A recent New York Times article covered the “remarkable progress” of Representative Gabrielle Giffords following the shooting in Tucson:
“In response to a reporter’s question about whether Ms. Giffords’s recovery might be considered miraculous, Dr. G. Michael Lemole Jr., the hospital’s chief of neurosurgery said, ‘Miracles happen every day, and in medicine, we like to attribute them to what we do or what others do around us. A lot of medicine is outside our control. We are wise to acknowledge miracles.'”
Overall, I thought this was an appropriate and reasonable reply. However, given that I am not under the same political and public relations constraints as Dr. Lemole, I would go considerably further:
I don’t believe there is a God that takes a personal interest in the welfare of Representative Giffords. If I believed otherwise, I would then have to ask where was this God during the shooting at the supermarket? If he is so interested in performing miracles on behalf of Rep. Giffords, why didn’t he prevent her from being shot in the first place? And why did he let five other innocent people, including a 9-year-old-girl, meet their death? If God wasn’t willing to prevent this tragedy, there is little reason to believe he has been paying visits to Rep. Giffords’ hospital room.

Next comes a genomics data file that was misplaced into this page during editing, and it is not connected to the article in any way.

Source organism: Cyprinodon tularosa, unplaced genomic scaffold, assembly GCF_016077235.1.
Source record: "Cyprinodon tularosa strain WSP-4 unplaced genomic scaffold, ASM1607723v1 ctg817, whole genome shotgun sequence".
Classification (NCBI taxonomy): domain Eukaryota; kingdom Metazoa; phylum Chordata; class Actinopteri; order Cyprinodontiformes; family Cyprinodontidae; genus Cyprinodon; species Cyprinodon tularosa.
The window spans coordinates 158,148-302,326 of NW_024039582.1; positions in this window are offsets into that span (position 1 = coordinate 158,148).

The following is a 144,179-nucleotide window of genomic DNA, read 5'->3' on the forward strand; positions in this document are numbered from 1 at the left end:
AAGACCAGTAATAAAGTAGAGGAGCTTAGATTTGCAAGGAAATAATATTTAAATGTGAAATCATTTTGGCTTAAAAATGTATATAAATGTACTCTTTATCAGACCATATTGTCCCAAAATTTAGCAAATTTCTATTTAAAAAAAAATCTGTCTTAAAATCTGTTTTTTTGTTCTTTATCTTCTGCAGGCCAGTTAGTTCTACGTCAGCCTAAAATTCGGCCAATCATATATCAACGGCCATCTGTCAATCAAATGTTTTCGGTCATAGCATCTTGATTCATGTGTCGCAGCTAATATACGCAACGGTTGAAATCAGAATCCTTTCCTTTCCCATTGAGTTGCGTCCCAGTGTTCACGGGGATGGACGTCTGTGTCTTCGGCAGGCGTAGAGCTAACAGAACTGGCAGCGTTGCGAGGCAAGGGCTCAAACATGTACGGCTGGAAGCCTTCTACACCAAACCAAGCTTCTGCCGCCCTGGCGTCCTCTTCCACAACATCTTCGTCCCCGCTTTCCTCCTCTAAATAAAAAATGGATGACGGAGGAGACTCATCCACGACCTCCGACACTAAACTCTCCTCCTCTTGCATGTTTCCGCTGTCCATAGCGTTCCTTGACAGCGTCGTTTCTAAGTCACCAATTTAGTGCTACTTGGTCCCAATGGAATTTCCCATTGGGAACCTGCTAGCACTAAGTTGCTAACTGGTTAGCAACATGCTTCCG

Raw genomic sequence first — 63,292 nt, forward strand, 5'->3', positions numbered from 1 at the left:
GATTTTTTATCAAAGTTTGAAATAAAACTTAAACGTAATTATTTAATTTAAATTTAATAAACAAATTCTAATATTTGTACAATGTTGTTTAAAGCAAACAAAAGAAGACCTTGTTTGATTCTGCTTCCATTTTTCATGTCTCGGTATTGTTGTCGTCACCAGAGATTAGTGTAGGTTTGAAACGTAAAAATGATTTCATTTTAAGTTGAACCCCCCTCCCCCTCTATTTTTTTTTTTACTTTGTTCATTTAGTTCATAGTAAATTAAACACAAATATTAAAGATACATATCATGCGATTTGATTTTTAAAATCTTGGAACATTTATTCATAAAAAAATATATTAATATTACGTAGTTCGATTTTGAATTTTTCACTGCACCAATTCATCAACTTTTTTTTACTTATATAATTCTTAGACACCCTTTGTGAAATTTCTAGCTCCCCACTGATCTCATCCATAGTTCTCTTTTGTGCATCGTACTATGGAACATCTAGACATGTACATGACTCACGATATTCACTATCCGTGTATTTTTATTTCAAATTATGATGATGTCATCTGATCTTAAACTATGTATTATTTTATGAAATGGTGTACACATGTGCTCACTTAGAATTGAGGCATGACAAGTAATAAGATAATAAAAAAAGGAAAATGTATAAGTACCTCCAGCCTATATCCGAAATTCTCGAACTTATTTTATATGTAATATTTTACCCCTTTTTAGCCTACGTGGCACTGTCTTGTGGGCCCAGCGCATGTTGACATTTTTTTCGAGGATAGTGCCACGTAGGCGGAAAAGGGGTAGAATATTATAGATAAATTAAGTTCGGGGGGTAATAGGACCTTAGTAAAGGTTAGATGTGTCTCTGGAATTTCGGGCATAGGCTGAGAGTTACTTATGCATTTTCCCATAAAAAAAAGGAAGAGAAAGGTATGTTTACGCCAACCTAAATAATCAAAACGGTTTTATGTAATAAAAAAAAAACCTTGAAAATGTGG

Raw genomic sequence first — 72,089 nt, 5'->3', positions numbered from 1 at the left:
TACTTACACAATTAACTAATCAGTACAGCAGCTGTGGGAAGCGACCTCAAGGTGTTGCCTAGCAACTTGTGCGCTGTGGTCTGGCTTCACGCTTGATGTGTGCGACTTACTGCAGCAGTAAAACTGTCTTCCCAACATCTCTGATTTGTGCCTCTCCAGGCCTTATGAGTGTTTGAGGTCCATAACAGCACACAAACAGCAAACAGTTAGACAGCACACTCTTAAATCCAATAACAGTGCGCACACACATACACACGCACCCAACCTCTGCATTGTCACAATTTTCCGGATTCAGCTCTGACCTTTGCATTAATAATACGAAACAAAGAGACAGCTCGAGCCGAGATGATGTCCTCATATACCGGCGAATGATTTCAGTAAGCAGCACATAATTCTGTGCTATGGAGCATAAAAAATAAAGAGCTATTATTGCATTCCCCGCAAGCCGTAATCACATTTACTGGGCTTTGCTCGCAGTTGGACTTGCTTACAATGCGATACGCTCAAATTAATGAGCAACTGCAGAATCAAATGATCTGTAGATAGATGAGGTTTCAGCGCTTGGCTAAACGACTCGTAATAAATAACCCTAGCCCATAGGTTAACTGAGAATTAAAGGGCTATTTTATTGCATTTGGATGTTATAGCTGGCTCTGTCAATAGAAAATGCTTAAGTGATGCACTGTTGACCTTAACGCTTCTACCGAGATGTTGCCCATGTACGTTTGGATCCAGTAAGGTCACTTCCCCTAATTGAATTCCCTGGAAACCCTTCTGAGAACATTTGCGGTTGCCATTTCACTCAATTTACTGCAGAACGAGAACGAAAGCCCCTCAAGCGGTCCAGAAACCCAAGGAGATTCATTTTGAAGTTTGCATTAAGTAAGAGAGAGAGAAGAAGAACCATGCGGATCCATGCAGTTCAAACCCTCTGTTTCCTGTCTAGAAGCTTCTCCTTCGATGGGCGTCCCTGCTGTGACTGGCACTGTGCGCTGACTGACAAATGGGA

It is true that Rep. Giffords’ progress is unusual, much more positive at this point than doctors would have expected or predicted. But this does not make it “miraculous” — at least not in any religious sense of the word. Otherwise, we’d also have to look at the equally unusual, unexpected and unpredicted terrible things that occur in hospitals. Things such as the people who “mysteriously” die on the table during what was supposed to be an uneventful routine surgery. Are we to call these miracles as well? Or curses? Or what?
On balance, it seems better to just leave miracles and religion out of the equation altogether. There is always variability in outcomes. Some patients do better than we expect. Others do worse. There is nothing unusual in this. Any surprise in Rep. Giffords’ progress is a consequence of our continuing ignorance, a reminder of how little we still know and how much we have yet to learn about how our bodies work.
I am grateful that Ms. Giffords is doing so well. Her progress is the result of the skilled and hard work of her medical staff, the quick assistance she received from people at the scene of the shooting — and some good fortune regarding the specifics of her injury. Let’s leave it at that.